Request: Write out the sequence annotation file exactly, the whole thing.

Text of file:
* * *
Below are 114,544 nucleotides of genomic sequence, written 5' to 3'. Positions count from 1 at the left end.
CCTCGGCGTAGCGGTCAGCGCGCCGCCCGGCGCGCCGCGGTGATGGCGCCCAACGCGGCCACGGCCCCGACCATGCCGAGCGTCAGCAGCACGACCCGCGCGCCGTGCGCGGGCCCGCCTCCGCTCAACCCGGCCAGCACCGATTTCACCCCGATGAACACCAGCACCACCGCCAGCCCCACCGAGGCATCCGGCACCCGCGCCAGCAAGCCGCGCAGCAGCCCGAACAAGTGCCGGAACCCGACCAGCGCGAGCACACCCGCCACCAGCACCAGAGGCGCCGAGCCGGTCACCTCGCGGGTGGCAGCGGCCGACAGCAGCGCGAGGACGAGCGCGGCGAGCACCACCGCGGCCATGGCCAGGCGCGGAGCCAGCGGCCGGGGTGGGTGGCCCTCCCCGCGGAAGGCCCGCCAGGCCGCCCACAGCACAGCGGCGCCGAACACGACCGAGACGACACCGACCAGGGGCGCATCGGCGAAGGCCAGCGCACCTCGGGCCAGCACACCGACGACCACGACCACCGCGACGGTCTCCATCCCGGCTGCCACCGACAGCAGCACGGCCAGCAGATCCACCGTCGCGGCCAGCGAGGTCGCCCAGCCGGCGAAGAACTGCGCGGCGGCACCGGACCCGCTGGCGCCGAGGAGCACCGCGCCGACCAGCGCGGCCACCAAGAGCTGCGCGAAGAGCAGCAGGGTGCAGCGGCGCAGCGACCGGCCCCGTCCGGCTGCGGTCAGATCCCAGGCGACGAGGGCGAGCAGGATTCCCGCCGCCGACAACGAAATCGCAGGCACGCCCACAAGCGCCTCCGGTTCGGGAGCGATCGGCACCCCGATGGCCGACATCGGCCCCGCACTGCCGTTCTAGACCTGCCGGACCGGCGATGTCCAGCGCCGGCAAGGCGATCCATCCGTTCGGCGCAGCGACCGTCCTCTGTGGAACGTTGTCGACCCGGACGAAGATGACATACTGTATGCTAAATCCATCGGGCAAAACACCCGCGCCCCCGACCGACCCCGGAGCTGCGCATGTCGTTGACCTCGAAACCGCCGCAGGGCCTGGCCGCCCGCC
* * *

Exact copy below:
Below are 114,544 nucleotides of genomic sequence, written 5' to 3'. Positions count from 1 at the left end.
CCTCGGCGTAGCGGTCAGCGCGCCGCCCGGCGCGCCGCGGTGATGGCGCCCAACGCGGCCACGGCCCCGACCATGCCGAGCGTCAGCAGCACGACCCGCGCGCCGTGCGCGGGCCCGCCTCCGCTCAACCCGGCCAGCACCGATTTCACCCCGATGAACACCAGCACCACCGCCAGCCCCACCGAGGCATCCGGCACCCGCGCCAGCAAGCCGCGCAGCAGCCCGAACAAGTGCCGGAACCCGACCAGCGCGAGCACACCCGCCACCAGCACCAGAGGCGCCGAGCCGGTCACCTCGCGGGTGGCAGCGGCCGACAGCAGCGCGAGGACGAGCGCGGCGAGCACCACCGCGGCCATGGCCAGGCGCGGAGCCAGCGGCCGGGGTGGGTGGCCCTCCCCGCGGAAGGCCCGCCAGGCCGCCCACAGCACAGCGGCGCCGAACACGACCGAGACGACACCGACCAGGGGCGCATCGGCGAAGGCCAGCGCACCTCGGGCCAGCACACCGACGACCACGACCACCGCGACGGTCTCCATCCCGGCTGCCACCGACAGCAGCACGGCCAGCAGATCCACCGTCGCGGCCAGCGAGGTCGCCCAGCCGGCGAAGAACTGCGCGGCGGCACCGGACCCGCTGGCGCCGAGGAGCACCGCGCCGACCAGCGCGGCCACCAAGAGCTGCGCGAAGAGCAGCAGGGTGCAGCGGCGCAGCGACCGGCCCCGTCCGGCTGCGGTCAGATCCCAGGCGACGAGGGCGAGCAGGATTCCCGCCGCCGACAACGAAATCGCAGGCACGCCCACAAGCGCCTCCGGTTCGGGAGCGATCGGCACCCCGATGGCCGACATCGGCCCCGCACTGCCGTTCTAGACCTGCCGGACCGGCGATGTCCAGCGCCGGCAAGGCGATCCATCCGTTCGGCGCAGCGACCGTCCTCTGTGGAACGTTGTCGACCCGGACGAAGATGACATACTGTATGCTAAATCCATCGGGCAAAACACCCGCGCCCCCGACCGACCCCGGAGCTGCGCATGTCGTTGACCTCGAAACCGCCGCAGGGCCTGGCCGCCCGCC